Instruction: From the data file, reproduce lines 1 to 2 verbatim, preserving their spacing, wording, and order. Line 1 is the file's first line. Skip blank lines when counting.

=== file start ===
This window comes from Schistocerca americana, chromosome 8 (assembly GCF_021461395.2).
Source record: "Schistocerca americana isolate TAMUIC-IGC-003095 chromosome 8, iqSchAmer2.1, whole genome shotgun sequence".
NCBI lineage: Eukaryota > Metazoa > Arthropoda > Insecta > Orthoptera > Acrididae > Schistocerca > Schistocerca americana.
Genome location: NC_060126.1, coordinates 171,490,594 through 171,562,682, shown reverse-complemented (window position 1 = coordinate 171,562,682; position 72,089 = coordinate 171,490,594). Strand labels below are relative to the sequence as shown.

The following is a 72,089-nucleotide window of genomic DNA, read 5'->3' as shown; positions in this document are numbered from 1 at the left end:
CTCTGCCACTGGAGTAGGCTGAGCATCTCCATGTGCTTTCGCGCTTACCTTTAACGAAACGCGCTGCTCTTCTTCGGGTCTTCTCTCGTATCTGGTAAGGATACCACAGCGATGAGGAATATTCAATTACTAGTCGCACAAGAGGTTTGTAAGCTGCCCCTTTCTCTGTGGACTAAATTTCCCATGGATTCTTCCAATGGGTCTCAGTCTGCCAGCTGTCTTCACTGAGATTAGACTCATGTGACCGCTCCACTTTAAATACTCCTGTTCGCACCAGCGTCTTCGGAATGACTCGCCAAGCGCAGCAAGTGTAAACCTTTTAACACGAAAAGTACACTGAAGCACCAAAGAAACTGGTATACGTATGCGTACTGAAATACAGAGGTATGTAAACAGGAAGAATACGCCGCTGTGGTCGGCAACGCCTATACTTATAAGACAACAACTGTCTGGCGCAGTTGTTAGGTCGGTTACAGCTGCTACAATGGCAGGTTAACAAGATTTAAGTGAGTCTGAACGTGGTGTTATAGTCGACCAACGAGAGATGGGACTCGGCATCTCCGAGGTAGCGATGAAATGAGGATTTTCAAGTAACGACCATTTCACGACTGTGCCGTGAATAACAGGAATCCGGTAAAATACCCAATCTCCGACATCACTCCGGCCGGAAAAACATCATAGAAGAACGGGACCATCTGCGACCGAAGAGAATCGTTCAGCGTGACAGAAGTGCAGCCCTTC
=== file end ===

This window comes from Schistocerca americana, chromosome 8 (assembly GCF_021461395.2).
Source record: "Schistocerca americana isolate TAMUIC-IGC-003095 chromosome 8, iqSchAmer2.1, whole genome shotgun sequence".